We had three nights stay in the village. So the next day we first visited the village of Tutepani. It is about a three hour walk to the west of Okhle on a dirt track road used by occasional motorcycles and a daily bus. This is where our project is for this year. The village is situated on a hill side. There are houses above and below the road. there are 35 houses in total and a population of up to 300. The villagers made us extremely welcome with garlands and red paint on our foreheads. We were given welcoming tea and some food. The villagers all came out to tell us about their situation and their needs. They have a small ancient water tank that leaks and therefore as many of the villagesonly have enough water for the monsoon season they have to walk to a spring at another village and carry their water back to their houses. This happens for 9 months of the year. Our project in conjunction with Dorchester Casterbridge Rotary is to provide the funds to build a new collection chamber at their spring which is in the hills 1.2km away, piping to the village, a new 30 000 litre water tank and further piping to seven new taps throughout the village. The tank will fill in the monsoon. With careful use of water during the dry season and with the trickle from the spring there will be enough water for the village all year round.

The dilapidated old tank at Tutepani

The estimated costs are about £5 000. It is hoped that the Rennes Rotary Club may make a £500 contribution and that our two clubs will raise £2 250 each. A District Grant has been approved from Foundation leaving us with £1 750 to raise. With the wine evening at Sutton Poyntz, Table Top sale, Donation from Sutton Pyntz Street Fayre for help with parking and the proceeds from the Swindle we have reached this target unless we have to cover the Rennes contribution.

We made our way eastwards to Raile where our main project from last year had been completed. We were made incredibly welcome by a village that is so grateful for the work that had been done. After more garlands, red paint, tea and Dhal Bhatt we were taken to see the work. We climbed the one kilometre to the new concrete collecting chambers at the two springs, where, because it was the monsoon season still we were attacked mercilessly by leeches! We saw how that to bring the water to the village they had dug a cutting into the hill at the col. The water tank was an extremely solid well built 30 000 litre stone tank andthe five taps were distributed throughout the village. The costing had come out on budget. The materials and skilled labour were paid for by the two clubs and the OVT. The villagers themselves did all the remainder of the work which helped to give them ownership of the project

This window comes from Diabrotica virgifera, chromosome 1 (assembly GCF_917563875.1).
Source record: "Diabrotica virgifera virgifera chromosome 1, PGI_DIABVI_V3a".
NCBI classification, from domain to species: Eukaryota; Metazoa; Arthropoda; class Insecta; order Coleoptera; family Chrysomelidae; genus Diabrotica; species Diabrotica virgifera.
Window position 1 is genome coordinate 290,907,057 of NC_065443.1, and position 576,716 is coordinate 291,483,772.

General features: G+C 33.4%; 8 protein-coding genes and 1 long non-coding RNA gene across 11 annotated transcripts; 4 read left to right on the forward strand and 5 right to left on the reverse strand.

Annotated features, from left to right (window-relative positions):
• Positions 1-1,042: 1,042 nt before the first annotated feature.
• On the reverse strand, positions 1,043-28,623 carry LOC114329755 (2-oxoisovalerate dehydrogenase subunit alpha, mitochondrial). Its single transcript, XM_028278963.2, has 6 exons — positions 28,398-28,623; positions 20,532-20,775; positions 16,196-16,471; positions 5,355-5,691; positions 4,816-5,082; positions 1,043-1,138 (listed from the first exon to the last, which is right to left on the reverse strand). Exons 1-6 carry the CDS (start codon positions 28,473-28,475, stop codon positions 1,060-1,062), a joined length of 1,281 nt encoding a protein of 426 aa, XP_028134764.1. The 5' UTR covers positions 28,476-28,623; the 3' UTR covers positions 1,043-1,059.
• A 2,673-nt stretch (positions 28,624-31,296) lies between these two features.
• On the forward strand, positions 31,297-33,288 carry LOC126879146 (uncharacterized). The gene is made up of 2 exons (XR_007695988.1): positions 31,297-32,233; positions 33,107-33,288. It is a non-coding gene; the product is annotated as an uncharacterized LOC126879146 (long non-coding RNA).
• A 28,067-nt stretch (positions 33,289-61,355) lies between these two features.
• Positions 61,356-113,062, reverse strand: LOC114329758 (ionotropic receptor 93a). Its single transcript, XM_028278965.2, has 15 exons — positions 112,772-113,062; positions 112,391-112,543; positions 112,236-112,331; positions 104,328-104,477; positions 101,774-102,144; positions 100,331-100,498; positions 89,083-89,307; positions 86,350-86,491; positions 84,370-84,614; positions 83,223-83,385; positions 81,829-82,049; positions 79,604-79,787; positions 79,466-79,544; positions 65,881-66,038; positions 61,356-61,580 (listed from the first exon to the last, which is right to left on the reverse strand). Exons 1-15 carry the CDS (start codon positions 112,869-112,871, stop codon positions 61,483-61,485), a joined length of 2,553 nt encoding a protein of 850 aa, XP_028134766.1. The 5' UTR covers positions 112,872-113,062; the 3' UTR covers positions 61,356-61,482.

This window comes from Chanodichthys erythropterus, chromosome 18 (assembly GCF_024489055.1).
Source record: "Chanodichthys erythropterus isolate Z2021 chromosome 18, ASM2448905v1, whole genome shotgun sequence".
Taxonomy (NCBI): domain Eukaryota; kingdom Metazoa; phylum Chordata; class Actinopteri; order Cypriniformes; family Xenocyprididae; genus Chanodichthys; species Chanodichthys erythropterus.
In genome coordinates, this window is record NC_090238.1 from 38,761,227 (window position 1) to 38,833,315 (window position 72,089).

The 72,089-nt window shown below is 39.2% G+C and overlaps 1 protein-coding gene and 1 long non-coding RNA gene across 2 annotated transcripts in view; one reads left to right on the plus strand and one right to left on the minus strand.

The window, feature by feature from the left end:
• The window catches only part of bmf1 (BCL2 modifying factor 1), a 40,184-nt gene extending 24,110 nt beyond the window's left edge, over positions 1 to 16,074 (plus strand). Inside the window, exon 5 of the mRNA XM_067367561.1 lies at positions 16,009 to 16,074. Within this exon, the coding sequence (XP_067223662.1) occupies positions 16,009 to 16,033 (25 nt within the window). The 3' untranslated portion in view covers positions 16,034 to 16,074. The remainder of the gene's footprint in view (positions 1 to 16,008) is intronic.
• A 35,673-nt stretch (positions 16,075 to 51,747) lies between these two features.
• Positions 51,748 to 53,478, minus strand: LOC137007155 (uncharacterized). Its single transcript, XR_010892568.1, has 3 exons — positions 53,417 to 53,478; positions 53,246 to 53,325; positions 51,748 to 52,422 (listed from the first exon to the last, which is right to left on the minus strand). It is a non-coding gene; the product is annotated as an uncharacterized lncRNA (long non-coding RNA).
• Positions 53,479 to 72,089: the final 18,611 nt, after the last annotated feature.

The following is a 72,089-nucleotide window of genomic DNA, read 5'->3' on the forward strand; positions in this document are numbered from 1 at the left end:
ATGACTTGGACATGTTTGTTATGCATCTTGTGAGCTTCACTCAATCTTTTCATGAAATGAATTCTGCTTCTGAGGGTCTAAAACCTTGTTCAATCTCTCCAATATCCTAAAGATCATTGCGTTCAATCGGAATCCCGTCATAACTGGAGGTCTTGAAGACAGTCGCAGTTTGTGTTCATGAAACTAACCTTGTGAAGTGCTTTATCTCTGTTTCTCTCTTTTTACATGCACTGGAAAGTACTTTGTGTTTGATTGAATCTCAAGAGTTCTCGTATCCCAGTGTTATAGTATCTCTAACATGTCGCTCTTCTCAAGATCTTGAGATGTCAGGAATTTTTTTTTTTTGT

Raile Tank

It was then straight on to Madkina. We had contributed half of the cost of a tank and a tap and the remainder was donated by a couple who have been on Nepal trips before and also wanted to help the village. As usual the village turned out with more garlands and red paint. We now had a combination of the heat and sweating, three applications of red paint and white sunscreen all mixing and smeared over our faces. We were not keen to be seen in public! We were proudly shown the tank and the tap. The monsoon season had been prolonged this year, delaying the construction and the villagers raced to get the work done for our arrival and the rendering of the tap had only been completed the previous day. Unfortunately due to rain overnight it had become streaked . The landscaping had not been completed, but Richard Backwell visited in November and it has all been finished and looking really good.

Madkina Tank

Continuing on a really busy day we then walked to Kot Guan where Richard Brind and his sister had paid for a water harvesting system at the community centre. Sadly that had not been done, but again when Richard Backwell visited later it has now been completed.